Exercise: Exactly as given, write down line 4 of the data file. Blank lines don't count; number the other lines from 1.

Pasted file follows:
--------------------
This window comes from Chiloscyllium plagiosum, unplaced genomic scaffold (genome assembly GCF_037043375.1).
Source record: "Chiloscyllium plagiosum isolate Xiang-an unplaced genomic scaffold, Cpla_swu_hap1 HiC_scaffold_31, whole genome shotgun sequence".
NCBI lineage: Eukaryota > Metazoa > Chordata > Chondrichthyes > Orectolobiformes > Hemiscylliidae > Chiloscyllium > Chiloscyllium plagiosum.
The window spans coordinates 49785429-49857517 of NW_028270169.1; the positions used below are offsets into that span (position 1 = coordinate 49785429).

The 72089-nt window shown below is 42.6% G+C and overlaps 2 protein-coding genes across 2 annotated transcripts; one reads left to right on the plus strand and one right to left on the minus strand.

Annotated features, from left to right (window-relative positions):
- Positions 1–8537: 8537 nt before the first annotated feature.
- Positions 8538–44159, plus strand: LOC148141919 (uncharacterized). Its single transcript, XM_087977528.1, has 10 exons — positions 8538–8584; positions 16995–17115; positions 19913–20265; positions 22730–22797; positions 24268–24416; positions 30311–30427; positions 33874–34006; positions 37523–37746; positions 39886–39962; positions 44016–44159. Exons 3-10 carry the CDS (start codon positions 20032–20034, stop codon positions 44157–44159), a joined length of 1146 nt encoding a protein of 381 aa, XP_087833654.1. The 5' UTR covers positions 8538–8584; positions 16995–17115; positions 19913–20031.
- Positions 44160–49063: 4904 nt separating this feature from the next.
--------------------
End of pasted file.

The window spans coordinates 49785429-49857517 of NW_028270169.1; the positions used below are offsets into that span (position 1 = coordinate 49785429).